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Inktober 2020: Tools

It’s that time of the year again.

Inktober art by Ikumi Kayama 2016-2019

Using less plastic!

When I first started the Inktober challenge in 2016 or so, I used the trusty Sakura Microns. They are widely available and rather inexpensive. The ink is permanent and lightfast. I still remember the thrill of getting my parents to buy some for me when I was in middle school. They feel like real artists’ tools! I especially love the burgundy ink color. The color is perfect. HOWEVER, they don’t last very long and I was going through a lot of them. It’s hard to recycle them properly and economically. If there is a way for me to create less landfill trash while extracting my creative juice from the depths of my brains, I should look into this as an advocate for conservation.

I can dig out my old Koh-i-noor technical pens, but they are a bit stiff (and probably clogged with ink and wires bent). There are refillable types available by Copic called SP Multiliners. However, the refill ink comes in plastic cartridges as far as I can tell. I haven’t tried them yet, so let me know how you like them if you use them.

Pen

Copperplate nib holder, Standard nib holder, glass pen

I’ve been enjoying dip pens more and more these days. The soft flexible nib was uncontrollable and did everything I didn’t want it to do at first, but after practicing about ten years on-and-off, I’m finally getting a hang of it. It’s so fun and relaxing…once you get the feel of not holding the pen so tightly and to use more than just your wrist. Otherwise it’s continuous torture and frustration. I forget to breathe sometimes when I’m drawing. (Holding your breath does help a lot in making a very long, consistent line. Try at your own discretion).

Fortunately most nibs seem to fit in the Universal dip pen nib holder. I have had a few over the years. Repeat the cycle of losing one, buying another one, and finding the lost one few times, and soon you’ll have all the nib holders you need…until you actually need one and they are all hiding and giggling at you from the bottoms of your pencil cases.

Esterbrook #128 Extra Fine Extra Elastic Nib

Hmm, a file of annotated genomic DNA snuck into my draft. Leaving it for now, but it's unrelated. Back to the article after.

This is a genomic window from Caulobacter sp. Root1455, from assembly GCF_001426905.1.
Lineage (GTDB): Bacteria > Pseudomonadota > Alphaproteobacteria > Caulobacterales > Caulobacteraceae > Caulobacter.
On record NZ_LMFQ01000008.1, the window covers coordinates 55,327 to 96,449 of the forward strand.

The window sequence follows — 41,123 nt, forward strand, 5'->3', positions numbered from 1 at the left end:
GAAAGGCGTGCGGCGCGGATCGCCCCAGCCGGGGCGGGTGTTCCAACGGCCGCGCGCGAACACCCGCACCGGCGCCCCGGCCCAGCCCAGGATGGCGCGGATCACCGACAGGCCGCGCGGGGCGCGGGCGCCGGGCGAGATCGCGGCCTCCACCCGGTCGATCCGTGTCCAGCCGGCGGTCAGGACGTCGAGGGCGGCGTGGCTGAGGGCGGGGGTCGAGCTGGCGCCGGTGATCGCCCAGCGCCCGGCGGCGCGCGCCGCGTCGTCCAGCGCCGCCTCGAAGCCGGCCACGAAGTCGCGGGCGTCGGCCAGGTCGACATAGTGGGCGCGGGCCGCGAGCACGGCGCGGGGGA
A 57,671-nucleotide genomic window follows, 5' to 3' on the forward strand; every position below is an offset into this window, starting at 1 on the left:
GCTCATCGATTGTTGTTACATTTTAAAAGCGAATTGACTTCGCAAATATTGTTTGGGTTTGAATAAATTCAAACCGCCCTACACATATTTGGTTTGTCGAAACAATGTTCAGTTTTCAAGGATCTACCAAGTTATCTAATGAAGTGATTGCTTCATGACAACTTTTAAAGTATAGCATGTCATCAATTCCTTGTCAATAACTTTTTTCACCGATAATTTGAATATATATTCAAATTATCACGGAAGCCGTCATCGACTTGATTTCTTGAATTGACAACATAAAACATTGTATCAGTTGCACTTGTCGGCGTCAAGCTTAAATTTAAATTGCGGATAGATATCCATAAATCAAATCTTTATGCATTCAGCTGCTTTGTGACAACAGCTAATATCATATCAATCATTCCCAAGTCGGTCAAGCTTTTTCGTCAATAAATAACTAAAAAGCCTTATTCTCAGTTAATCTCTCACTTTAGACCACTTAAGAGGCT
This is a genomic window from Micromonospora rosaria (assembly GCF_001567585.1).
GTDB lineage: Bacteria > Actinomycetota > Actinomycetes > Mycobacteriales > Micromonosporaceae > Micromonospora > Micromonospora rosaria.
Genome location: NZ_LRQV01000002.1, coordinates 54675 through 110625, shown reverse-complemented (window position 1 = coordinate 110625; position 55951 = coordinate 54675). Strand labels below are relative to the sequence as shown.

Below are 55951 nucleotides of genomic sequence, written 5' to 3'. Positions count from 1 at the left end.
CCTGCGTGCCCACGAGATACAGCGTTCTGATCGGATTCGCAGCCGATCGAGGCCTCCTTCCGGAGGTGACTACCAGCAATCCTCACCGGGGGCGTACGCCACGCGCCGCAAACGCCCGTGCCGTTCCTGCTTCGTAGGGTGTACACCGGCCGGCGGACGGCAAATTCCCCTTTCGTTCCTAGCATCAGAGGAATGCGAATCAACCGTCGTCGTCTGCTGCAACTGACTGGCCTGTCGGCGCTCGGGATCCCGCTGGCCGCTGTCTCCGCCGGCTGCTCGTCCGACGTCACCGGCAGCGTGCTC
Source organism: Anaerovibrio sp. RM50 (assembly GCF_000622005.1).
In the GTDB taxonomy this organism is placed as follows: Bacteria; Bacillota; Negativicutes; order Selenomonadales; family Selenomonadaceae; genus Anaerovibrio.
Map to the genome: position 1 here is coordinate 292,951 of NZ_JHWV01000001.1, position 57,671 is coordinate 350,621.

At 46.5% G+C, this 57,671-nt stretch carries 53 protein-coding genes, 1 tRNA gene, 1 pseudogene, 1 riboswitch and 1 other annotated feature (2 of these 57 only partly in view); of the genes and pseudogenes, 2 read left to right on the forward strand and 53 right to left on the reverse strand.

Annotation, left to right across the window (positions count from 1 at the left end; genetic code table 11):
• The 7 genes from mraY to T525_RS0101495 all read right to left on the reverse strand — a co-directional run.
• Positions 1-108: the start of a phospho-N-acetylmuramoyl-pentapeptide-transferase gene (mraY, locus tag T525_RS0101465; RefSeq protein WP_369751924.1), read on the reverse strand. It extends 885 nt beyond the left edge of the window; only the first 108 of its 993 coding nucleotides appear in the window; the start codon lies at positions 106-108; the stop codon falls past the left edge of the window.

Esterbrook Nib #128 Extra Fine Extra Elastic

I enjoy using antique art supplies when possible–it’s better for the environment AND the tools are better crafted and usually longer lasting. Since I fell in love with an antique Esterbrook fountain pen in early 2019, I gave the Esterbrook pen nibs a try. During one of the fountain pen conventions (I know, right?), I scored some Esterbrook #128 Extra Fine Extra Elastic nib from the friendly folks at Pendemonium.

I love this nib. It’s super fine and super flexible. I used this nib and this nib only for the 2019 Inktober. The nib doesn’t need too much pressure to give a strong line and is really responsive to various line-making techniques. It holds onto ink really well and I can happily use this for writing and drawing.

Taking Care of the Nib

When using the nib for the first time, you need to get the machining oil off. Machining oil keeps the nib from rusting for long-term storage, but it needs to be taken off so the ink flows more smoothly when using. The conventional way is to take a lighter and give it a little wave of flame to warm up and remove the oil. I’ve heard that alters the metal and is not recommended.

Alternative ways I’ve heard are:

  1. Taking a potato and stabbing it with the nib to clean. Apparently the starch on the potato helps scrape the oil off.
  2. Some people spit on the nib and dissolve the oil. Lingual lipase emulsifies the oil.
  3. I personally like to take an old toothbrush and a tiny bit of toothpaste to give my nib a good, gentle brushing.
Brush gently from towards the pen tip

The pen nib is steel and will rust without proper maintenance. (I think. Let me know if they are made of something else). To take care of the pen nibs, I wash them with soap and warm water after the drawing is done. Cleaning the nib removes excess ink and any gunk/dust picked up from the surface. It’s important to take the nib out from the holder to dry so everything dries completely. I know this from experience.

Store pen nibs in a plastic container, preferably away from other rusty nibs. I also know this from experience.

Ink

If one is a purist, all you need is black India or sumi ink. As soon as you walk in the art store, there are at least a hundred different kinds of ink. Pick one in your price range, look for “lightfast” and “acid-free” for bonus points. The bottles seem small, but don’t worry, they will last a very long time. Just don’t let them dry out!